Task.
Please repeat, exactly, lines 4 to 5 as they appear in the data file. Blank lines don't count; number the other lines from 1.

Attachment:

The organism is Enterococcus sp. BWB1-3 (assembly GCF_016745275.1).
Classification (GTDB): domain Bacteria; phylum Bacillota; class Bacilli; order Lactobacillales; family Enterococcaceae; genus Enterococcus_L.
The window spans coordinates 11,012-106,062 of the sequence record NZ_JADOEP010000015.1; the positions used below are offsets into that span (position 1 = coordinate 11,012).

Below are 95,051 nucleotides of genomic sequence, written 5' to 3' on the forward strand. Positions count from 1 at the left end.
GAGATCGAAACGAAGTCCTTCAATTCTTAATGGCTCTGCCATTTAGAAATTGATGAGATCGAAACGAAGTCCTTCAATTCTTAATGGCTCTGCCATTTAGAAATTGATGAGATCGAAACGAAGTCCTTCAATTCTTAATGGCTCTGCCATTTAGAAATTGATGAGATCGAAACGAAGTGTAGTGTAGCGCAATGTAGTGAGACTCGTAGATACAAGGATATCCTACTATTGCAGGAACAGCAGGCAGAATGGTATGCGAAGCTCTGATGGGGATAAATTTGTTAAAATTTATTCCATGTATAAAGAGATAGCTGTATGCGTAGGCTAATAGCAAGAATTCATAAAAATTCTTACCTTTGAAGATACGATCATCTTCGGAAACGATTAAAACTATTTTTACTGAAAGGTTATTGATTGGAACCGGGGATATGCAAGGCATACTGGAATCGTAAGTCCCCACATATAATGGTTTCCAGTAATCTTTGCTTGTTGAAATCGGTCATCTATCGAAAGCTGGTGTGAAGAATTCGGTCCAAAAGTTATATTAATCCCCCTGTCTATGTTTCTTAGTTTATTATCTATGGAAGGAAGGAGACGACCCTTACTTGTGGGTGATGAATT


Below are 95,051 nucleotides of genomic sequence, written 5' to 3' on the forward strand. Positions count from 1 at the left end.
GAGATCGAAACGAAGTCCTTCAATTCTTAATGGCTCTGCCATTTAGAAATTGATGAGATCGAAACGAAGTCCTTCAATTCTTAATGGCTCTGCCATTTAGAAATTGATGAGATCGAAACGAAGTCCTTCAATTCTTAATGGCTCTGCCATTTAGAAATTGATGAGATCGAAACGAAGTGTAGTGTAGCGCAATGTAGTGAGACTCGTAGATACAAGGATATCCTACTATTGCAGGAACAGCAGGCAGAATGGTATGCGAAGCTCTGATGGGGATAAATTTGTTAAAATTTATTCCATGTATAAAGAGATAGCTGTATGCGTAGGCTAATAGCAAGAATTCATAAAAATTCTTACCTTTGAAGATACGATCATCTTCGGAAACGATTAAAACTATTTTTACTGAAAGGTTATTGATTGGAACCGGGGATATGCAAGGCATACTGGAATCGTAAGTCCCCACATATAATGGTTTCCAGTAATCTTTGCTTGTTGAAATCGGTCATCTATCGAAAGCTGGTGTGAAGAATTCGGTCCAAAAGTTATATTAATCCCCCTGTCTATGTTTCTTAGTTTATTATCTATGGAAGGAAGGAGACGACCCTTACTTGTGGGTGATGAATT